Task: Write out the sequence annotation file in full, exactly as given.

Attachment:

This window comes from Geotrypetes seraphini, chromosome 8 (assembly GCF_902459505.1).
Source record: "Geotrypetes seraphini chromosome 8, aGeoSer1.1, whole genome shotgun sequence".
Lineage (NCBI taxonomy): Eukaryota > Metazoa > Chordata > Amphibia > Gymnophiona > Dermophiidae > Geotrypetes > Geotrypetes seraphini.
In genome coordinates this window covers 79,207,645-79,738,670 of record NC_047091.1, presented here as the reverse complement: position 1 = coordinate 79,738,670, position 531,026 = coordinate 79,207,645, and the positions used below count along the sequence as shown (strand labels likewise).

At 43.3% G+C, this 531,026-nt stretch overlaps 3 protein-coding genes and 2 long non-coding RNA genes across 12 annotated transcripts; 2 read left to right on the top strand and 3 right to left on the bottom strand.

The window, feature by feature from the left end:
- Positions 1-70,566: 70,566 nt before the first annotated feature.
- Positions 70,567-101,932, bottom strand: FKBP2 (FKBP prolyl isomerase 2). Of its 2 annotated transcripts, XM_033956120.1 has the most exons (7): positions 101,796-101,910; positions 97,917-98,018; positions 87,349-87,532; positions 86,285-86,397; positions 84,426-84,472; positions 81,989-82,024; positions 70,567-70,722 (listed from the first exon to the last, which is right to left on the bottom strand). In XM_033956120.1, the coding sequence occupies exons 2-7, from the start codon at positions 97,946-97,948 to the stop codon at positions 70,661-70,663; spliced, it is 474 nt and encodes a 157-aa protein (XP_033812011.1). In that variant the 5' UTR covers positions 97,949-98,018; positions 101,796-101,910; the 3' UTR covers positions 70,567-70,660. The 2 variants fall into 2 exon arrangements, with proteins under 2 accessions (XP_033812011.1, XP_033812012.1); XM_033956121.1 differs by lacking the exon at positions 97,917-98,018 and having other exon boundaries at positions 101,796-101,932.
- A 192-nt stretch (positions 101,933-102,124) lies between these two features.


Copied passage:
This window comes from Geotrypetes seraphini, chromosome 8 (assembly GCF_902459505.1).
Source record: "Geotrypetes seraphini chromosome 8, aGeoSer1.1, whole genome shotgun sequence".
Lineage (NCBI taxonomy): Eukaryota > Metazoa > Chordata > Amphibia > Gymnophiona > Dermophiidae > Geotrypetes > Geotrypetes seraphini.
In genome coordinates this window covers 79,207,645-79,738,670 of record NC_047091.1, presented here as the reverse complement: position 1 = coordinate 79,738,670, position 531,026 = coordinate 79,207,645, and the positions used below count along the sequence as shown (strand labels likewise).

At 43.3% G+C, this 531,026-nt stretch overlaps 3 protein-coding genes and 2 long non-coding RNA genes across 12 annotated transcripts; 2 read left to right on the top strand and 3 right to left on the bottom strand.

The window, feature by feature from the left end:
- Positions 1-70,566: 70,566 nt before the first annotated feature.
- Positions 70,567-101,932, bottom strand: FKBP2 (FKBP prolyl isomerase 2). Of its 2 annotated transcripts, XM_033956120.1 has the most exons (7): positions 101,796-101,910; positions 97,917-98,018; positions 87,349-87,532; positions 86,285-86,397; positions 84,426-84,472; positions 81,989-82,024; positions 70,567-70,722 (listed from the first exon to the last, which is right to left on the bottom strand). In XM_033956120.1, the coding sequence occupies exons 2-7, from the start codon at positions 97,946-97,948 to the stop codon at positions 70,661-70,663; spliced, it is 474 nt and encodes a 157-aa protein (XP_033812011.1). In that variant the 5' UTR covers positions 97,949-98,018; positions 101,796-101,910; the 3' UTR covers positions 70,567-70,660. The 2 variants fall into 2 exon arrangements, with proteins under 2 accessions (XP_033812011.1, XP_033812012.1); XM_033956121.1 differs by lacking the exon at positions 97,917-98,018 and having other exon boundaries at positions 101,796-101,932.
- A 192-nt stretch (positions 101,933-102,124) lies between these two features.